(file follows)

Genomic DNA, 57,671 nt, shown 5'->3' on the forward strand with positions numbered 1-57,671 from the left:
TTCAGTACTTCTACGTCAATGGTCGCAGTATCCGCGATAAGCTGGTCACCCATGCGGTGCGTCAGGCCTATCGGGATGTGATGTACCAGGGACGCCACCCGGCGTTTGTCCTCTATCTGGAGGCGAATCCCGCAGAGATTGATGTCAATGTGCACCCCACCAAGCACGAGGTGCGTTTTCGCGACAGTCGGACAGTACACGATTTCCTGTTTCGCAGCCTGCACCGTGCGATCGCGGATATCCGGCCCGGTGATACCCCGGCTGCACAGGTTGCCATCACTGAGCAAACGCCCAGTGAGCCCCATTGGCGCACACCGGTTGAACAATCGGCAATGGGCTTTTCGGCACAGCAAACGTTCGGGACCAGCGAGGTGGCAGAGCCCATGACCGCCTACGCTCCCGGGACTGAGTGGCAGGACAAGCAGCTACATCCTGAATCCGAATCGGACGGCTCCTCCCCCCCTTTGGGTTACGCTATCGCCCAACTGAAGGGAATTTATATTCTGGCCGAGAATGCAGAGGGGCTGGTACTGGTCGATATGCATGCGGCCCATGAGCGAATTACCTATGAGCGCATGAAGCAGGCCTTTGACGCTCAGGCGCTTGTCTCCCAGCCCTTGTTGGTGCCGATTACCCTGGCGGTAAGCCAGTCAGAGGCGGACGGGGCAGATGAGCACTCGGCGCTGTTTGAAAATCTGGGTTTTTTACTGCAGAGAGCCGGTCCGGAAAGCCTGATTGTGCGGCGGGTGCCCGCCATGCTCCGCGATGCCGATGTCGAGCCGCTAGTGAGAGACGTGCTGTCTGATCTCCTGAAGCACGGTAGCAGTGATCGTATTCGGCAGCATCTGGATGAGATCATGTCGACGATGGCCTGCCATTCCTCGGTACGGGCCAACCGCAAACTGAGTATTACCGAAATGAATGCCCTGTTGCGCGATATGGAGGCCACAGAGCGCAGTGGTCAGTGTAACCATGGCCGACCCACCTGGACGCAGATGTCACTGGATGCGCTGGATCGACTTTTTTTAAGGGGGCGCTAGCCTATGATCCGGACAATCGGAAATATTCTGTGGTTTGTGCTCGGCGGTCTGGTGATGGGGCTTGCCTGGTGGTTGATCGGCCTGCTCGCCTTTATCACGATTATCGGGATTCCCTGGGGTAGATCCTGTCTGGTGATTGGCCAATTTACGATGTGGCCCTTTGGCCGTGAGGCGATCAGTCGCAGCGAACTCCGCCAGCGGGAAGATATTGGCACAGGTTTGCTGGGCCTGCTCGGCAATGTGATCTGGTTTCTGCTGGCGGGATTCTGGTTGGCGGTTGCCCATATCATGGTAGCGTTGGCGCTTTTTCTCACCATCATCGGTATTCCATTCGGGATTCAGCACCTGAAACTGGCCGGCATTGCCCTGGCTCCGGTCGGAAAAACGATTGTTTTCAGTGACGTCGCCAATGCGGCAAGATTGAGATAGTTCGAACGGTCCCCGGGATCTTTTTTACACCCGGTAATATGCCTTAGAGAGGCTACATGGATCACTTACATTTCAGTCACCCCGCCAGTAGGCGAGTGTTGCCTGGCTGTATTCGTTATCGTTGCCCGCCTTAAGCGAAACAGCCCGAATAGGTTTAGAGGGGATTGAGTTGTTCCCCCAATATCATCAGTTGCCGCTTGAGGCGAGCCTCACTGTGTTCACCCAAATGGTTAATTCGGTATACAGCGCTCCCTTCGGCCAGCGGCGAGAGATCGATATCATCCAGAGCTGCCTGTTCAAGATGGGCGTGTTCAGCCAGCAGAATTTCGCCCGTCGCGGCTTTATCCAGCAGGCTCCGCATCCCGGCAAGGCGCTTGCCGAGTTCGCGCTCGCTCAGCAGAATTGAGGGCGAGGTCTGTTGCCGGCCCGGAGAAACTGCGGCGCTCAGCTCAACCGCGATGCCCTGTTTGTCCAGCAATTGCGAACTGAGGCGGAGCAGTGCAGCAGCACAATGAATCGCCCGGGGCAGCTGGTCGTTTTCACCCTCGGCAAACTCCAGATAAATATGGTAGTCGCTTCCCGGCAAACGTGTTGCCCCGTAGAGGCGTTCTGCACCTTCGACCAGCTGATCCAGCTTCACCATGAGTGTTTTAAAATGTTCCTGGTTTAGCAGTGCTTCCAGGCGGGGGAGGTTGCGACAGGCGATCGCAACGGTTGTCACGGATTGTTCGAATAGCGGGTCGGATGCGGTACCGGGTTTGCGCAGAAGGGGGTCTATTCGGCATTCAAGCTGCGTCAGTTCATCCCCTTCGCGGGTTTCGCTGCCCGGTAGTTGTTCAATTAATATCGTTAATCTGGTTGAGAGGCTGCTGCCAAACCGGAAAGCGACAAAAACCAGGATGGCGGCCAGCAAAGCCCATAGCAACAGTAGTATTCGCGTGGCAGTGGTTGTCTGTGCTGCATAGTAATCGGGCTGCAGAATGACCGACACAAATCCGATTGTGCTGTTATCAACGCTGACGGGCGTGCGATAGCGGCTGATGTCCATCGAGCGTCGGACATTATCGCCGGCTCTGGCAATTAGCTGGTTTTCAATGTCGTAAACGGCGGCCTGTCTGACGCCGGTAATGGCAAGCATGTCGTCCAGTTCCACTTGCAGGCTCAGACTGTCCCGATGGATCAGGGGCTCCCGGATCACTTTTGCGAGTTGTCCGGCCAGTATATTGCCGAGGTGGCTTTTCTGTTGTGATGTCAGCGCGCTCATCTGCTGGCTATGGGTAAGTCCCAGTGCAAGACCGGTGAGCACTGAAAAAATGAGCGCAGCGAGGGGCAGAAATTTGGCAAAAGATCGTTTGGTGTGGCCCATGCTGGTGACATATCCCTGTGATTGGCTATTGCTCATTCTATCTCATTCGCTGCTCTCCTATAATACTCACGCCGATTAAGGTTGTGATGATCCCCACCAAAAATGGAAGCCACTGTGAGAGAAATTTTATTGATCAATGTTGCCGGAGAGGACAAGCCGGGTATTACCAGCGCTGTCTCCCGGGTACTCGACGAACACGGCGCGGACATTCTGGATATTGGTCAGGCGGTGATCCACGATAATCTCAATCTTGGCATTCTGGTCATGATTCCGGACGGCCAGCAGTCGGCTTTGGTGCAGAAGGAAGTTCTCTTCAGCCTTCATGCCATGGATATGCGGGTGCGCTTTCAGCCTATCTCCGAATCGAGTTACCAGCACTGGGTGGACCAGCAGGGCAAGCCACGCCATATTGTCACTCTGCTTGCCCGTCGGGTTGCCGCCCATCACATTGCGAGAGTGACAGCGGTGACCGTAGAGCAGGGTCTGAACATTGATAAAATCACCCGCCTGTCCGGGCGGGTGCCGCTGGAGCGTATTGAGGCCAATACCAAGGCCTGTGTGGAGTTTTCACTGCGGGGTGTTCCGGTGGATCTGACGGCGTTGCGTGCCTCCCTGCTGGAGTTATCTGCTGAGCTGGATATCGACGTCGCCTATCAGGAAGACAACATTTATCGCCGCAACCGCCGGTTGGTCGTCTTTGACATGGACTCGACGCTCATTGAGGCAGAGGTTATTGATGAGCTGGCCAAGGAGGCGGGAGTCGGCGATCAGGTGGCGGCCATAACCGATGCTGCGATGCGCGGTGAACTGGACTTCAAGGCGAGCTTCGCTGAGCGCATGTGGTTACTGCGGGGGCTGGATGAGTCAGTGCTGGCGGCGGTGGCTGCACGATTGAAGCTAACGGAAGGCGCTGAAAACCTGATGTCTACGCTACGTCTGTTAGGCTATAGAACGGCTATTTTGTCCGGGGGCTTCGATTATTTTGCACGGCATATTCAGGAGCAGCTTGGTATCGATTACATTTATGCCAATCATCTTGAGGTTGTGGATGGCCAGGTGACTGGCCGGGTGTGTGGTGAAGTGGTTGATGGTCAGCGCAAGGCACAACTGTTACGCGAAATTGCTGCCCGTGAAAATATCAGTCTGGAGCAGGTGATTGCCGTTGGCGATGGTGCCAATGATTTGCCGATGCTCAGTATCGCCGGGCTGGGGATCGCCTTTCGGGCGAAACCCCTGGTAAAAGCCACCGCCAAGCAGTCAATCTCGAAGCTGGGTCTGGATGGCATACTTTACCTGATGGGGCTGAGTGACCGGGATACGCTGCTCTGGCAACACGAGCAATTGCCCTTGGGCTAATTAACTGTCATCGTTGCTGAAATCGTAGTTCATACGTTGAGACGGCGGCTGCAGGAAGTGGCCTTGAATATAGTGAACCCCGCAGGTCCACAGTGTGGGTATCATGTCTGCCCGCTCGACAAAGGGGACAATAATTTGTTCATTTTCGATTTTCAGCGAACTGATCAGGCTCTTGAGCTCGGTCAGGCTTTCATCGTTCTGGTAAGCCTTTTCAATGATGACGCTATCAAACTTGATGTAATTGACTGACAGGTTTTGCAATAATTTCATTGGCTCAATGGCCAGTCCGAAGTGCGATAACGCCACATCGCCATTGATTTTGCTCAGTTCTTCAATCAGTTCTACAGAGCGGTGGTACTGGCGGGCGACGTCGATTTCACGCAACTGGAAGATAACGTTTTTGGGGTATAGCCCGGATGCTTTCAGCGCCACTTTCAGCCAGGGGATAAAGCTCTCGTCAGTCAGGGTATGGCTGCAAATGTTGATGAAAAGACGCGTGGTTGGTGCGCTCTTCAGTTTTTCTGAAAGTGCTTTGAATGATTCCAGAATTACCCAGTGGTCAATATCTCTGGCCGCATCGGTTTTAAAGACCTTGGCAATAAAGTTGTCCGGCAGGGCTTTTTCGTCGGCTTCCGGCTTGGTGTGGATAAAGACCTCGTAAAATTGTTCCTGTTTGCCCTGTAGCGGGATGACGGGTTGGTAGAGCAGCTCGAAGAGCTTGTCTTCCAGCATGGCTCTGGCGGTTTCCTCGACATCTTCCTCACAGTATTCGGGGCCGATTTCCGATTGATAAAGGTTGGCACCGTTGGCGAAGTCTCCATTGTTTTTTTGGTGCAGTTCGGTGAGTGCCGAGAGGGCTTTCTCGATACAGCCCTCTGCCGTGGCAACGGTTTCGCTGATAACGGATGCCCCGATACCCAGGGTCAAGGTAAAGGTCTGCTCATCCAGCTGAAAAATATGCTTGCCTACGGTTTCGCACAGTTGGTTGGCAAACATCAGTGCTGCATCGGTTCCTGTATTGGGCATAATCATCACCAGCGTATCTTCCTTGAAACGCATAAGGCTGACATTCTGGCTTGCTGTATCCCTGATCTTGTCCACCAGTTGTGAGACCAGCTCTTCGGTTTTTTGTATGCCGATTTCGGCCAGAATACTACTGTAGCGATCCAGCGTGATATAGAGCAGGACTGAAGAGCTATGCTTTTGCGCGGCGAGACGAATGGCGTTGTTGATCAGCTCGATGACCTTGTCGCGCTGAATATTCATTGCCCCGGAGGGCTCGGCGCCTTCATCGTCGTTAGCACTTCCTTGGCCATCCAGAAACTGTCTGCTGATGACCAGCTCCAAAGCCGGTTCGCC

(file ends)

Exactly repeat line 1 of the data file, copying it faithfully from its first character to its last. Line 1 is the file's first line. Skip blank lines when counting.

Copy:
Genomic DNA, 57,671 nt, shown 5'->3' on the forward strand with positions numbered 1-57,671 from the left: